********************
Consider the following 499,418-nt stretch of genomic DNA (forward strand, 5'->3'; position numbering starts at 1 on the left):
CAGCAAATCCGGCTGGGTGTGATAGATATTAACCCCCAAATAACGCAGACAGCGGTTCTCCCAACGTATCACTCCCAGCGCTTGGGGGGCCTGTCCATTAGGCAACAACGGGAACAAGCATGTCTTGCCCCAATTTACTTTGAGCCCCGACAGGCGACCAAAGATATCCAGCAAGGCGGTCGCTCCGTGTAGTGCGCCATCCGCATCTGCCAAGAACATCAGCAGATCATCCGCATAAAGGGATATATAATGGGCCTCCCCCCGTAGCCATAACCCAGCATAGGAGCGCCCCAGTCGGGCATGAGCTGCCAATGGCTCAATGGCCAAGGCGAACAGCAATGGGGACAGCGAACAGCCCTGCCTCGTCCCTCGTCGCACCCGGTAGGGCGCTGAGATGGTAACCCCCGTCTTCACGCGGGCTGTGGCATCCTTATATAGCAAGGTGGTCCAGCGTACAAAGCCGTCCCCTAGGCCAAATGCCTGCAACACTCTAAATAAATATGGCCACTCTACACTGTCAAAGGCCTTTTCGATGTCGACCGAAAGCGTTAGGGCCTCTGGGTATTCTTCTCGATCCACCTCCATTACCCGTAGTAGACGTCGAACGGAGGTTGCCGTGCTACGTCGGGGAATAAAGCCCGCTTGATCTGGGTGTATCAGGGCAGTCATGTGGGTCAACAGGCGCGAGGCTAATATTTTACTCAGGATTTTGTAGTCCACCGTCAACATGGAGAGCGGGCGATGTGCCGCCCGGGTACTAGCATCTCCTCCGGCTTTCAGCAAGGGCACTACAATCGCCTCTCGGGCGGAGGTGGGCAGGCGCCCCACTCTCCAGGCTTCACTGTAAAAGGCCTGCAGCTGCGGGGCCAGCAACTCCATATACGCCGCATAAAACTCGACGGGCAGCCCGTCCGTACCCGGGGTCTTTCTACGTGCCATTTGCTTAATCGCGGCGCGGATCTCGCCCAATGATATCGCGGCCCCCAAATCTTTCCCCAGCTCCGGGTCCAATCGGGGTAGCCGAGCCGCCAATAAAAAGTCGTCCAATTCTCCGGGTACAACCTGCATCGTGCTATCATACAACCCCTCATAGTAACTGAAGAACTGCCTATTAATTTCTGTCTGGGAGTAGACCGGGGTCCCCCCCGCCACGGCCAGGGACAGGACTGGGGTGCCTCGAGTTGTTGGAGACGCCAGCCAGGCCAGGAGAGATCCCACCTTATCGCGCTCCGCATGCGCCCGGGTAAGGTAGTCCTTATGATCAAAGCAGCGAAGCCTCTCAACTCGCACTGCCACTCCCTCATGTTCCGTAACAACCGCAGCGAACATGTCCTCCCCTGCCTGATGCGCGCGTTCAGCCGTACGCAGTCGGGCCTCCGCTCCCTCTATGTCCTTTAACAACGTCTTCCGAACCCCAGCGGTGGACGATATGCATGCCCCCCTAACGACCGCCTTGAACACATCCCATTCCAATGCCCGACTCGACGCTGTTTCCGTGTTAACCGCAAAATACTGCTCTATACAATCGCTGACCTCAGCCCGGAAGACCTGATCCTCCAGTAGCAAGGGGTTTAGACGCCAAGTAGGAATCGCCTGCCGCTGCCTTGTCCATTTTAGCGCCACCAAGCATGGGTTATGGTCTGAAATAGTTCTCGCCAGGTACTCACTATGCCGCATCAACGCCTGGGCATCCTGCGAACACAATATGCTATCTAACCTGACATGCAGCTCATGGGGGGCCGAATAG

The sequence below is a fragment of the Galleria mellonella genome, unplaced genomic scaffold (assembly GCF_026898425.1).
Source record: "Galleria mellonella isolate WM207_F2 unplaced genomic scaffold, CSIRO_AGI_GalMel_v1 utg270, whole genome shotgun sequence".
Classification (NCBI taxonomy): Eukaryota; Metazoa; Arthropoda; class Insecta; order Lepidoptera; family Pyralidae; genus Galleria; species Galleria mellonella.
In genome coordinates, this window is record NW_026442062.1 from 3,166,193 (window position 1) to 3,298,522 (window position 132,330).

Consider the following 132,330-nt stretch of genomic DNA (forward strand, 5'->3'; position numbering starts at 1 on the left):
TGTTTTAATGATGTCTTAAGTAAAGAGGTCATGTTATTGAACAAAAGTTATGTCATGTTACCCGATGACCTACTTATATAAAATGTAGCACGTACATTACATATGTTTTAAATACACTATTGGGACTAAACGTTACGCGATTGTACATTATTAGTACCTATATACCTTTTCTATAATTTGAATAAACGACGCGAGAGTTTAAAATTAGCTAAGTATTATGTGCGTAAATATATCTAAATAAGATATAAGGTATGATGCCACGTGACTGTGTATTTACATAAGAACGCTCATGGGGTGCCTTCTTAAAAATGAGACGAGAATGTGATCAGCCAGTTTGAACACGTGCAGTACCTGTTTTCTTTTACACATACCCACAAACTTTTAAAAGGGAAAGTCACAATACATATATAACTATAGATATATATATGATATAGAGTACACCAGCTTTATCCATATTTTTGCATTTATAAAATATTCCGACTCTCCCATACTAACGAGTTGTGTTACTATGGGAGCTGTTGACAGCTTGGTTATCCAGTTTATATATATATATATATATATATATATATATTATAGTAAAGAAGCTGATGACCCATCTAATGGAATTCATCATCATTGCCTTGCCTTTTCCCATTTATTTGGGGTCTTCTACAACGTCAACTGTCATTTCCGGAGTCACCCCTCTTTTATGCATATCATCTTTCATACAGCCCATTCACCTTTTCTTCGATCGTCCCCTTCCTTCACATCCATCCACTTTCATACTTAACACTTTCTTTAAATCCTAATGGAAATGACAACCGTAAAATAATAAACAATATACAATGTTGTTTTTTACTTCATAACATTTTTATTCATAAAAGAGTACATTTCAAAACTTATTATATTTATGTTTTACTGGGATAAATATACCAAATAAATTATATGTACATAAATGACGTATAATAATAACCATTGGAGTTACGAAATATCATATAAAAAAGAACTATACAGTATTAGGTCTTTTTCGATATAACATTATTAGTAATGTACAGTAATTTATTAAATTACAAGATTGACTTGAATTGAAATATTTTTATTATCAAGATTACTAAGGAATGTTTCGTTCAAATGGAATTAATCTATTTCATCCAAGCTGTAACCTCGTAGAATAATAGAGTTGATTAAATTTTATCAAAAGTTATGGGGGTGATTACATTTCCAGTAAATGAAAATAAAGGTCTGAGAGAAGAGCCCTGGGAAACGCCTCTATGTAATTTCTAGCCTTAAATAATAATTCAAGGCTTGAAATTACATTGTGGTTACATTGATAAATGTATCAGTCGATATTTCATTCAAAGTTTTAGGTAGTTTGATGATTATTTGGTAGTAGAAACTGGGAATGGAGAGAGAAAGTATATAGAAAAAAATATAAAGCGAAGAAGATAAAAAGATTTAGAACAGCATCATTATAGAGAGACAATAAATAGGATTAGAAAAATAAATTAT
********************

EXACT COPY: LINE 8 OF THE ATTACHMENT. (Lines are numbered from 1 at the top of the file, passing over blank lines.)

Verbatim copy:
TGTTTTAATGATGTCTTAAGTAAAGAGGTCATGTTATTGAACAAAAGTTATGTCATGTTACCCGATGACCTACTTATATAAAATGTAGCACGTACATTACATATGTTTTAAATACACTATTGGGACTAAACGTTACGCGATTGTACATTATTAGTACCTATATACCTTTTCTATAATTTGAATAAACGACGCGAGAGTTTAAAATTAGCTAAGTATTATGTGCGTAAATATATCTAAATAAGATATAAGGTATGATGCCACGTGACTGTGTATTTACATAAGAACGCTCATGGGGTGCCTTCTTAAAAATGAGACGAGAATGTGATCAGCCAGTTTGAACACGTGCAGTACCTGTTTTCTTTTACACATACCCACAAACTTTTAAAAGGGAAAGTCACAATACATATATAACTATAGATATATATATGATATAGAGTACACCAGCTTTATCCATATTTTTGCATTTATAAAATATTCCGACTCTCCCATACTAACGAGTTGTGTTACTATGGGAGCTGTTGACAGCTTGGTTATCCAGTTTATATATATATATATATATATATATATATATTATAGTAAAGAAGCTGATGACCCATCTAATGGAATTCATCATCATTGCCTTGCCTTTTCCCATTTATTTGGGGTCTTCTACAACGTCAACTGTCATTTCCGGAGTCACCCCTCTTTTATGCATATCATCTTTCATACAGCCCATTCACCTTTTCTTCGATCGTCCCCTTCCTTCACATCCATCCACTTTCATACTTAACACTTTCTTTAAATCCTAATGGAAATGACAACCGTAAAATAATAAACAATATACAATGTTGTTTTTTACTTCATAACATTTTTATTCATAAAAGAGTACATTTCAAAACTTATTATATTTATGTTTTACTGGGATAAATATACCAAATAAATTATATGTACATAAATGACGTATAATAATAACCATTGGAGTTACGAAATATCATATAAAAAAGAACTATACAGTATTAGGTCTTTTTCGATATAACATTATTAGTAATGTACAGTAATTTATTAAATTACAAGATTGACTTGAATTGAAATATTTTTATTATCAAGATTACTAAGGAATGTTTCGTTCAAATGGAATTAATCTATTTCATCCAAGCTGTAACCTCGTAGAATAATAGAGTTGATTAAATTTTATCAAAAGTTATGGGGGTGATTACATTTCCAGTAAATGAAAATAAAGGTCTGAGAGAAGAGCCCTGGGAAACGCCTCTATGTAATTTCTAGCCTTAAATAATAATTCAAGGCTTGAAATTACATTGTGGTTACATTGATAAATGTATCAGTCGATATTTCATTCAAAGTTTTAGGTAGTTTGATGATTATTTGGTAGTAGAAACTGGGAATGGAGAGAGAAAGTATATAGAAAAAAATATAAAGCGAAGAAGATAAAAAGATTTAGAACAGCATCATTATAGAGAGACAATAAATAGGATTAGAAAAATAAATTAT